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The Polish Military in the Many Battles of WWII

By Ted Rajchel | Columnist 

During World War II the Polish military represented the Allies, the fourth largest fighting force, after the American military, the English military, and the Russian military, who made the name of Poland a byword among liberty-loving people. Poland—occupied by German and Russian troops. Poland—a country without a flag. Four hundred thousand Poles with the Russian troops, 200,000 with the aAllies. 

The First Allied Victory

The Battle for the first time that British, French, Polish, and Norwegian fought forces together, they won the recapture of Narvik, Norway, which was  on May 28, 1940  It was the first major defeat of the war for Nazi Germany.  

Historians have claimed that the recapture of Narvik convinced Hitler to change his plans to invade Great Britain, scheduled for the same year. Lessons learned from Narvik were also an important factor in the Allies’ planning of D-Day in 1944.

Battle for Narvik

Narvik was captured by German  troops on the morning of April 9, 1940.  Their objective was to gain control of the iron ore, a critical resource for the German arms industry, that was shipped out from the Kiruna Mine. 

The Norwegian Sixth Division fought the Germans under the command of Major General Carl Gustav Fleischer, and after some time received support from the British navy and French and Polish troops. They recaptured Narvik on the 28th of May, 1940. However, by the 9th of June, German soldiers had made a new advance. The situation in France was critical, and the Allies decided to transfer their troops there.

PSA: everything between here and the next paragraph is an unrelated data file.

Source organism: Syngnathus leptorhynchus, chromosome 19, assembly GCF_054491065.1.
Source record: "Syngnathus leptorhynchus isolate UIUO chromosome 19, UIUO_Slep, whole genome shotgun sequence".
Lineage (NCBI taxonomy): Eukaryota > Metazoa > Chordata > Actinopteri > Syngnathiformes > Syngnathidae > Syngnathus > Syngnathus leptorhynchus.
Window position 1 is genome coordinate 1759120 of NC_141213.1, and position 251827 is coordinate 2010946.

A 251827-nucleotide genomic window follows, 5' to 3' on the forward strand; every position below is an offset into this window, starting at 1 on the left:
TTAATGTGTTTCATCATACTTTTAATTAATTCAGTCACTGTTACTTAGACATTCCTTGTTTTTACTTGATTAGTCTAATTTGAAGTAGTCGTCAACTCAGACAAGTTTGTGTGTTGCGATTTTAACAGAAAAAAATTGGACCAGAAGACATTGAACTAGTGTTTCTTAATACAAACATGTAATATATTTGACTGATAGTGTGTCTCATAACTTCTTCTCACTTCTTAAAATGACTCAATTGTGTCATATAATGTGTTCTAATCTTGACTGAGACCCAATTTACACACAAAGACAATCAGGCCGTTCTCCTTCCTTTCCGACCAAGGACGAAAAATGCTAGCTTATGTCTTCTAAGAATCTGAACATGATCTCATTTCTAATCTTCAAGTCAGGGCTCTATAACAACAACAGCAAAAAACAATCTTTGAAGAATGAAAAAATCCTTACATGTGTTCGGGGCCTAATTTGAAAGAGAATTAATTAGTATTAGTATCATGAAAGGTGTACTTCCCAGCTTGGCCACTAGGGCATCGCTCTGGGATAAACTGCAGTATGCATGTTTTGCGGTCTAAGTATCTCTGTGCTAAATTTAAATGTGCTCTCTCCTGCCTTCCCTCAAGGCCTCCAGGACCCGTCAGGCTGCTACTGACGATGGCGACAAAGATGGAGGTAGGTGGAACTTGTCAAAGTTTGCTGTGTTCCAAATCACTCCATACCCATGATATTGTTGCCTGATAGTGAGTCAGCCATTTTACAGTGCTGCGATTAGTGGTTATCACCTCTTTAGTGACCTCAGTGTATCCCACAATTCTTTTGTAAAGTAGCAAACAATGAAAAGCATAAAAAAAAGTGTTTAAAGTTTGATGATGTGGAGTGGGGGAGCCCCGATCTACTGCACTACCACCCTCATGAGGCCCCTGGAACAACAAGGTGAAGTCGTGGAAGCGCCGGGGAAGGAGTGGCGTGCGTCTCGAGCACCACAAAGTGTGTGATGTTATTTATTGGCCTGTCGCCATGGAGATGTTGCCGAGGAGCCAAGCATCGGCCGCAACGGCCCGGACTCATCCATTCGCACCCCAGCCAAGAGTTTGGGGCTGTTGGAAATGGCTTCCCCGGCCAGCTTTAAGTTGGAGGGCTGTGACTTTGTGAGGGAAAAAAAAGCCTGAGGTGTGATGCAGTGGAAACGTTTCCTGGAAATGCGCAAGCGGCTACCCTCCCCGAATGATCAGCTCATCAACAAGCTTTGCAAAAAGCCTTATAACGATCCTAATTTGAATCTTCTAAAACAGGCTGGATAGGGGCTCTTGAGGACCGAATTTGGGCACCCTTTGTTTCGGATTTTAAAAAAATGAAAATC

Without allied support it was impossible to continue the military campaign in Norway. King Haakon took the difficult decision to flee the country. He travelled to London together with Crown Prince Olav and members of the Norwegian government, and established a Norwegian government-in-exile there. 

Major Polish Effort

Minister of Defense Ine Eriksen Sokeide made special mention of the volunteer Polish troops. After Poland was invaded in September, 1939, the fighting spirit was high and 5,000 soldiers from the Polish brigade-in-exile fought in Narvik, Norway. This was the first major defeat of the war for Nazi Germany.

Honored the Fallen Polish Soldiers

King Harald made note of the Polish efforts in his remarks: “Brave Poles came to Norway to provide support and assistance during the Second World War.”